Spring Planting Tips

Weed It

Pulling out all your weeds now will reduce your weeding time later. Weeds are smaller and easier to pull out during the early Spring season. Remember, each weed pulled out now can prevent 100 weeds later. Your soil should end up soft and loose. Also, most plants don’t like to grow in clay. Plants’ roots need air pockets and space to grow, and clay does not have air in it.

Prep Soil

Good soil is always the most important factor for a thriving garden. Topdress your soil with a good quality compost. It enriches the soil with nutrients and makes it better for roots to grow. The earthworms will rise to the surface, aerating your soil further down. If your soil is pure clay, dig the compost down to a level of 1-½ feet. A good compost should have chicken or cow manure in it as well as mushroom compost. Bagged compost is mostly wood products and sand, and has very little nutrition.


While weeding and preparing the soil, watch the light in your garden. Full sun generally means at least 4 hours of direct sun a day. Keep in mind as the days get longer, partly shady areas may get lots more hours of sun later. Learn about the light in your garden – it pays off when you’re ready to plant.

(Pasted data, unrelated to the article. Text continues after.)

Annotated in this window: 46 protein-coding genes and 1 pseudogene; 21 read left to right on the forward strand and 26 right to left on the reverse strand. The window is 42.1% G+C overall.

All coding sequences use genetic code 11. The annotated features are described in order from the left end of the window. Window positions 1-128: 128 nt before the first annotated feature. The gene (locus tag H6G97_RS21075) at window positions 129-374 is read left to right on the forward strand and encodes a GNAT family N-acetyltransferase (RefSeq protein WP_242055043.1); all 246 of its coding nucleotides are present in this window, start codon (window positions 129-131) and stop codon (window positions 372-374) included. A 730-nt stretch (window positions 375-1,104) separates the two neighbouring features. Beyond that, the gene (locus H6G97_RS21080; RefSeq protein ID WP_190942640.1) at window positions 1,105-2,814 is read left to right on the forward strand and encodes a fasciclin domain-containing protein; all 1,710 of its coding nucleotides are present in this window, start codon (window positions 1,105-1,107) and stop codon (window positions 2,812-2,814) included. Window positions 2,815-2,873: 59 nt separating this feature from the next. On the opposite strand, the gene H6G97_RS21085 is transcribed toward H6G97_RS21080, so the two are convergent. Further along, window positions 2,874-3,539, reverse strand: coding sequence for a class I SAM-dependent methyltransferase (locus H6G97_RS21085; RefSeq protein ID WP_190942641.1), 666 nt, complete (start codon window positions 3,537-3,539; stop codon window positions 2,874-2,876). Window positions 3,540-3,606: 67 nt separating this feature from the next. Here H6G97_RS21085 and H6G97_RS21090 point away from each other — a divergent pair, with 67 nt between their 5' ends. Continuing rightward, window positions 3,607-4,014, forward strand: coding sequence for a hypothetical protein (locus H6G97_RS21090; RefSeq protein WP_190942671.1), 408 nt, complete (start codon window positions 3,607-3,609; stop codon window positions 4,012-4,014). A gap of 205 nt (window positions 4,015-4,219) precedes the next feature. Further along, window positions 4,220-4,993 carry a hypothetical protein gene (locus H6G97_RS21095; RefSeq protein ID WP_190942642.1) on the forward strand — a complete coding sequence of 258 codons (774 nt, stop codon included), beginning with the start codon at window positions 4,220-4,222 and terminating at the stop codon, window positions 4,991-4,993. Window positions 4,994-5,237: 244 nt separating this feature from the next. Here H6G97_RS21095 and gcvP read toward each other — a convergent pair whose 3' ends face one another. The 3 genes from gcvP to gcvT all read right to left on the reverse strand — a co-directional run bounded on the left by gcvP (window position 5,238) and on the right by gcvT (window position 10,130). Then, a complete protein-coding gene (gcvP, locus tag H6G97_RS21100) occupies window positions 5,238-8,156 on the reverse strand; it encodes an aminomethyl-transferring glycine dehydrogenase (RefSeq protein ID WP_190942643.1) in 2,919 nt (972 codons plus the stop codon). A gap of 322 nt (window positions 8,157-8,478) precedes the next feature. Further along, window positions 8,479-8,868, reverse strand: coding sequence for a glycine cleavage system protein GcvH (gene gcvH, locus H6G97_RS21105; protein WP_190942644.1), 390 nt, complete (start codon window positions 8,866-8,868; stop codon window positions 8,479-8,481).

Buying your plants

Always try to buy your plants small. The smaller the better, as long as the roots reach the bottom of the pot. It is suggested to not buy plants already in bloom. Plants already blooming in a container are stunted, have used up some of their bloom time and will never put on the show that a small, non-blooming plant will. The smaller plant will grow thick roots, grow much faster, bloom much longer and will be much healthier.

It looks better when you plant in groups of 3-5-7 etc. One blooming, self-sowing annual this year will give you 10 or more self-sown seedlings next year.

Plant some chunky grasses

Flowering annuals and perennials look best when there’s something solid and chunky to give your eye a rest. Chunky grasses make the bloomers stand out more, and they’re long-lived and easy to care for. Grasses should be cut back in November-December to about 8” tall to keep them looking their best in the Spring.


One of the best reasons to plant during the wet Spring season is the joy of no watering. Plants put down big roots with the deep watering the rains provide. But if we hit a dry spell in Spring, you’ll probably have to water.


You can greatly extend the blooming time of all your Spring blooming annuals by removing the faded blooms. Using clippers or little scissors to cut long-stemmed flowers back to the main stem or base looks best. If you want your plants to self-sow, let the last of the flowers go to seed and drop where they may.

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